SEOUL— President Donald Trump and Kim Jong Un of North Korea will hold the first-ever meeting between leaders of their two countries on Tuesday morning in Singapore, carrying with them hopes to end seven decades of hostility and the threat of a nuclear confrontation. Amid this backdrop, a key question is why Kim Jong Un is engaging with the outside world now?
The North Korean leader has been in power for more than six years, in part through reshuffling of top brass. He's even had potential rivals to his leadership killed, including an uncle and half-brother. Described as intelligent and "ruthless," according to North Korea watchers and defectors, his actions and messaging have been consistent: I'm in charge. Nuclear prowess is a crucial part of his regime's identity.
Still in his 30s, Kim is ruling 25 million people in a country roughly the size of Pennsylvania. Founded after World War II, North Korea should have collapsed when a key benefactor, the Soviet Union, crumbled. Yet North Korea persists in an improbable mashup of state actors, scrappy private business owners hustling in vast open-air markets, and systematic violations of human rights by the regime. The country suffers under the weight of extreme poverty and isolation.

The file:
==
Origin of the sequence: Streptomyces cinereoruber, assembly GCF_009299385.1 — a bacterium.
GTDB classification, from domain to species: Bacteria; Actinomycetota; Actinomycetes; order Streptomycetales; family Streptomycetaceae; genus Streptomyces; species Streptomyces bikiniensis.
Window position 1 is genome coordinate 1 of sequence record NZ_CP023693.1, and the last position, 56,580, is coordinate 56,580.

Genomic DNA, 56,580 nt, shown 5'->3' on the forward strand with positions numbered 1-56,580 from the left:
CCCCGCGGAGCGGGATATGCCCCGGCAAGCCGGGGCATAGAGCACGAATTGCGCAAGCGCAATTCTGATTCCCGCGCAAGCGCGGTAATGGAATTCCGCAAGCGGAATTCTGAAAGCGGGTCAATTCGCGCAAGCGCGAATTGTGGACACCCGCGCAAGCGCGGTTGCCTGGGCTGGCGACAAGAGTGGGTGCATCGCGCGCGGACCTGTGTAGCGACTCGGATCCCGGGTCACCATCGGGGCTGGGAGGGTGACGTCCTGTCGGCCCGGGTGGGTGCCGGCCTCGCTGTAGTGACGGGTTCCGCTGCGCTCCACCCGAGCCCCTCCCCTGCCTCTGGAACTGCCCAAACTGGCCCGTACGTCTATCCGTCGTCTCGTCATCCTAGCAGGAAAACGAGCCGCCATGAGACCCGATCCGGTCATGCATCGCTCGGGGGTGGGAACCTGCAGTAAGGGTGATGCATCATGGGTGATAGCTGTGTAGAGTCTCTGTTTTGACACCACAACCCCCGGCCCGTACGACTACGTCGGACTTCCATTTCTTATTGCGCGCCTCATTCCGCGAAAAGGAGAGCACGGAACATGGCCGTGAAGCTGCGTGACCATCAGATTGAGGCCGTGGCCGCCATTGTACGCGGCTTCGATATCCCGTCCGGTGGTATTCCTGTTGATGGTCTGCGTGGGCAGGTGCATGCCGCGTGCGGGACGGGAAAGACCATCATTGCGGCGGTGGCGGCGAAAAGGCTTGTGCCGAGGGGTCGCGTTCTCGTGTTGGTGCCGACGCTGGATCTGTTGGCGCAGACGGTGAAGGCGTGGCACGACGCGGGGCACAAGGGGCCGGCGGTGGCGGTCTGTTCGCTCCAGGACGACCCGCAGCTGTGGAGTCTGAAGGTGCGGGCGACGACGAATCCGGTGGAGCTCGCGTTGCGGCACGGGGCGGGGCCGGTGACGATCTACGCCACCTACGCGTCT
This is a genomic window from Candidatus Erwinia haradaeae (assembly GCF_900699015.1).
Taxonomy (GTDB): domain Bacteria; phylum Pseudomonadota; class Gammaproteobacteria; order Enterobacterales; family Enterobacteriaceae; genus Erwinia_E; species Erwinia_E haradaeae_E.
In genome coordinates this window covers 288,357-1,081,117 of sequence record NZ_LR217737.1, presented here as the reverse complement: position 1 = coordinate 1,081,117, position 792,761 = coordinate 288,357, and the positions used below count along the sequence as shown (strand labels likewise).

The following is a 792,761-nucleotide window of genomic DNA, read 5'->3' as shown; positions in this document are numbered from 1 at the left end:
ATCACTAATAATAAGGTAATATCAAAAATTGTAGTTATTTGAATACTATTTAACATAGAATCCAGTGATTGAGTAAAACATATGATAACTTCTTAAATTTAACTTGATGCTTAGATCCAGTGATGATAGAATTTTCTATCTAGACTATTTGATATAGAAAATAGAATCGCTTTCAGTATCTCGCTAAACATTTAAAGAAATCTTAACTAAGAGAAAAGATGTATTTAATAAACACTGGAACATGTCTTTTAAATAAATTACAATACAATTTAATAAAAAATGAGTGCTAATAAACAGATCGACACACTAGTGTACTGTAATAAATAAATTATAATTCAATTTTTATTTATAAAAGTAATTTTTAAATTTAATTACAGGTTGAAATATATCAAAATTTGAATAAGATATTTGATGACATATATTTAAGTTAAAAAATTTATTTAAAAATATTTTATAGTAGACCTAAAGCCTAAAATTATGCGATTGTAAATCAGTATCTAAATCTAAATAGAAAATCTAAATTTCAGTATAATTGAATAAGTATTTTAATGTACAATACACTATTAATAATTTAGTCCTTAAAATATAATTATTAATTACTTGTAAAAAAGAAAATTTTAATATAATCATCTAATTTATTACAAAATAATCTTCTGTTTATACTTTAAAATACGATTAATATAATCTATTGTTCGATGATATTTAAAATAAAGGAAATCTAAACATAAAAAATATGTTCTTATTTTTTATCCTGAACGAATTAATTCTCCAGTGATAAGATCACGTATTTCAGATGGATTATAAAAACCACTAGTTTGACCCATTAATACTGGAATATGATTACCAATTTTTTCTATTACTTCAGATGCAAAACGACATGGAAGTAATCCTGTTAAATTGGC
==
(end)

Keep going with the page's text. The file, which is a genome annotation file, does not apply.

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In this sometimes surreal backdrop, Kim has departed from his father's "military first" approach and is instead engineering a "dual track" policy to advance his nuclear program and economy.
Fixated on the long game, his economic playbook is likely to include special economic zones that allow for experimentation and rule-bending in controlled settings. North Korea will also need much-needed capital from international investors as the country's infrastructure, including power grids, buildings and transportation, is outdated. Construction activity inside the North also suggests a bet on expanded tourism that would generate hard currency.